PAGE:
Over the last few years I’ve been pleasantly surprised with the books of Greenhaven Press. Created primarily for public libraries and high schools, I’ve found their Current Controversies and Opposing Viewpoints series to be great resources when it comes to essays and opinion pieces on Iran, Africa, Pakistan and Islam. When I came across one of their recent offerings Democracy: Global Viewpoints during one of my weekly library trips I grabbed it, optimistically thinking that I’d found yet another little gem from Greenhaven Press. Unfortunately, after finishing it late yesterday morning I’m sad to say this particular anthology from Greenhaven Press is a bit of a disappointment.
As you might remember from earlier posts of mine, each book in these series is divided into four or five chapters, each of which contain a collection of opinion pieces that address a common theme or topic. With Democracy: Global Viewpoints the chapters happen to be:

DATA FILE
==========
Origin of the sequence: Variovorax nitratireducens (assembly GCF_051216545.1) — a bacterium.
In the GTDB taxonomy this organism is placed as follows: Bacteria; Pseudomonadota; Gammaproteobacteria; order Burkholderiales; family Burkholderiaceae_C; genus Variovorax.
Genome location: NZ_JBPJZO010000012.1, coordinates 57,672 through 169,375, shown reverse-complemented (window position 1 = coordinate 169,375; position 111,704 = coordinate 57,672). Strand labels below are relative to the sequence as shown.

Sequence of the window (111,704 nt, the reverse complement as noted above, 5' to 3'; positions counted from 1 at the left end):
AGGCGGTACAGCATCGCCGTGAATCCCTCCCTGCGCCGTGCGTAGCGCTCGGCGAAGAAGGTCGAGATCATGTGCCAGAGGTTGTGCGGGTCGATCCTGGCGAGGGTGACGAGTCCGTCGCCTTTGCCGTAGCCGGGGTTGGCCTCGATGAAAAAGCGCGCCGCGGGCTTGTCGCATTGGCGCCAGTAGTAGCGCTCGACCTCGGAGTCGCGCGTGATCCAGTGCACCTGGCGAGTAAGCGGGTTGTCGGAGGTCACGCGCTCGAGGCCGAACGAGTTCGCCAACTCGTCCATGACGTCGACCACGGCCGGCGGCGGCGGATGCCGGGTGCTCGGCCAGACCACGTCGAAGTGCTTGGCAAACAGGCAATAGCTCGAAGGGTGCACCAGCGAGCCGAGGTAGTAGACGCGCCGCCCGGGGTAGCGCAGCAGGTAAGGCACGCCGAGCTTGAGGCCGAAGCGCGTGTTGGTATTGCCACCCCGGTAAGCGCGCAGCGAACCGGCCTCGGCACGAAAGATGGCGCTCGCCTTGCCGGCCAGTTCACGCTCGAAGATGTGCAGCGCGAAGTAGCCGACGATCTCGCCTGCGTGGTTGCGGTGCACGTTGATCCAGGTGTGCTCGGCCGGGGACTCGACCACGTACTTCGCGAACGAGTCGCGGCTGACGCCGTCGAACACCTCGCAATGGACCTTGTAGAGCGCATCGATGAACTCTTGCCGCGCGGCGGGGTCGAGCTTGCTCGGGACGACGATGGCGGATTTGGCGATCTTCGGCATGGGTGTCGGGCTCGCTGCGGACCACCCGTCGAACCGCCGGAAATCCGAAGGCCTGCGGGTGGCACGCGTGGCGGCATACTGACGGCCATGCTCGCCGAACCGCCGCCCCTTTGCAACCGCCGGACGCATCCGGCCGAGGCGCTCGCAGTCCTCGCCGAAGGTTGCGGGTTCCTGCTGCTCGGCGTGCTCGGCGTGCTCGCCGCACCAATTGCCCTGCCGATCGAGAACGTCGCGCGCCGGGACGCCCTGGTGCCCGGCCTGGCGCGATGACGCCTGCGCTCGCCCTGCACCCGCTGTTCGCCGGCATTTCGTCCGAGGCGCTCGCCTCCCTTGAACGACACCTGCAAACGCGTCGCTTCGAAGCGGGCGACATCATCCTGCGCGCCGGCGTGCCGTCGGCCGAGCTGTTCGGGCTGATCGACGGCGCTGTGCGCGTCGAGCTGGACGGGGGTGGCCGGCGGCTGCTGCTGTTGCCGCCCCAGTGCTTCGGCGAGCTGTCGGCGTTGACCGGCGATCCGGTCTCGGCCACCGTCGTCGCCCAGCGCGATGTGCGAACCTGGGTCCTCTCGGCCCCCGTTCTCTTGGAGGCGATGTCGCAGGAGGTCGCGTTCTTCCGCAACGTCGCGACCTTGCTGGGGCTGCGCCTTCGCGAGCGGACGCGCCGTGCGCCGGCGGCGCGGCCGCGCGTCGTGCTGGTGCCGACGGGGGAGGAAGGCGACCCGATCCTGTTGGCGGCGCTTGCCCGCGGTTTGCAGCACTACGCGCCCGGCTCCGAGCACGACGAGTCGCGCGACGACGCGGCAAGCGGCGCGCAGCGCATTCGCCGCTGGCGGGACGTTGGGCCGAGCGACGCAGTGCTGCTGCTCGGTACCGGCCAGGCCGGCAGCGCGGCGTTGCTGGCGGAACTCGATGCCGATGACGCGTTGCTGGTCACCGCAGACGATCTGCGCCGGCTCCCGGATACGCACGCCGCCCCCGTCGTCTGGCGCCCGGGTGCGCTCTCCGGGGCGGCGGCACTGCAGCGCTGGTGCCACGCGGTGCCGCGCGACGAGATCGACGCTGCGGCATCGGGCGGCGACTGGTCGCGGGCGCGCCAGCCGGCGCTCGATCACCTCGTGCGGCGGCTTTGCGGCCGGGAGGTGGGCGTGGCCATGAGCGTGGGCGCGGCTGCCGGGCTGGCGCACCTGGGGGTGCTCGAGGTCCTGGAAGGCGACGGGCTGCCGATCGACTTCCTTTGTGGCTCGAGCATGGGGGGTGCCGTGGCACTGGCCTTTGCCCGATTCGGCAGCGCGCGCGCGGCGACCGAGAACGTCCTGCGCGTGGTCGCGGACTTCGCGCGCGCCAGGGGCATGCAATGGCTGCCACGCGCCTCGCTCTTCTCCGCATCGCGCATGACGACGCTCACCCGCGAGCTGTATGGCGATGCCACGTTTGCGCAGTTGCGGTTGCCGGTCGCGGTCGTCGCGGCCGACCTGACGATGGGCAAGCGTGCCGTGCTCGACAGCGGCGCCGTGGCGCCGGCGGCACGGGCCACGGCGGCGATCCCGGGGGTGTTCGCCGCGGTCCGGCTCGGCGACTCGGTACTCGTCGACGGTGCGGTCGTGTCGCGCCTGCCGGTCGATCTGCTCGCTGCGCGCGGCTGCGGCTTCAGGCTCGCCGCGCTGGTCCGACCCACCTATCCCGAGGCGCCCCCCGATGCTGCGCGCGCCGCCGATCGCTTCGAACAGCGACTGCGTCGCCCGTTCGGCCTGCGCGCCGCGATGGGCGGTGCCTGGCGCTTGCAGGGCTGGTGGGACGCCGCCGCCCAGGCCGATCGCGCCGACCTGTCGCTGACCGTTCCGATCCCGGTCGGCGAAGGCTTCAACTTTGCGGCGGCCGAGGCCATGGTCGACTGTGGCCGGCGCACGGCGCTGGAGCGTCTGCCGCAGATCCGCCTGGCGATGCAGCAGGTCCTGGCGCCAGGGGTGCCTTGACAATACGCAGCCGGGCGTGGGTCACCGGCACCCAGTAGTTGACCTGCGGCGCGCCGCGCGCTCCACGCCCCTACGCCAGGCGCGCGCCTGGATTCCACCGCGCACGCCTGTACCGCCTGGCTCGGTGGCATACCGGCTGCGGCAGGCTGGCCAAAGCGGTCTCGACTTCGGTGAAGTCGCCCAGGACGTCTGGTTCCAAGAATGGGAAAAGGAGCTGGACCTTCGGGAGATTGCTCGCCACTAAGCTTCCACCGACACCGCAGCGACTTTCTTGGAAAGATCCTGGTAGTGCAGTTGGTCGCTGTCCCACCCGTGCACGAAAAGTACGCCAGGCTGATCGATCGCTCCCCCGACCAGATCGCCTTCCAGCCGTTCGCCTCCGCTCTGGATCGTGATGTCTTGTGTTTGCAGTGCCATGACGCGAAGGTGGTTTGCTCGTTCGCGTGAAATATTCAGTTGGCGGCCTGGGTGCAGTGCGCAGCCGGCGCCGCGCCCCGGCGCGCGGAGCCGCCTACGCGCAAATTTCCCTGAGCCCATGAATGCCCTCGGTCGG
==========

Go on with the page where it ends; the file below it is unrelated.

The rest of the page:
- Democracy and Government
- Democracy and Equality
- Democracy and Economics
- Democracy and International Relations
While a few of the opinion pieces I thought were arguably well-written, well-reasoned and insightful such as David Newman’s op-ed piece on Israel, Kay Seok’s essay on North Korea,(which makes me wanna read both Nothing to Envy and Defiant Failed State), and Joseph Nye’s call for the United States to take an active and evenhanded role in promoting democracy throughout the world, sadly the bulk of the articles in Democracy: Global Viewpoints seem at best merely mediocre with several nothing more than second-rate propaganda pieces plagued with partisan rhetoric and unsupported arguments. A number of these less than pleasing selections are poorly written, poorly translated, poorly edited and well, just too dang long. Making all this worse, more than a few of the essays are between five and seven years old, making them somewhat dated and probably should not have been included in this anthology. This leaves me thinking Tom Lansford’s efforts, when compared to that of previous series editor David Haugen are somewhat less than stellar.
I’ve encountered a number of great books from Greenhaven Press. Sadly, Democracy: Global Viewpoints is not one of them.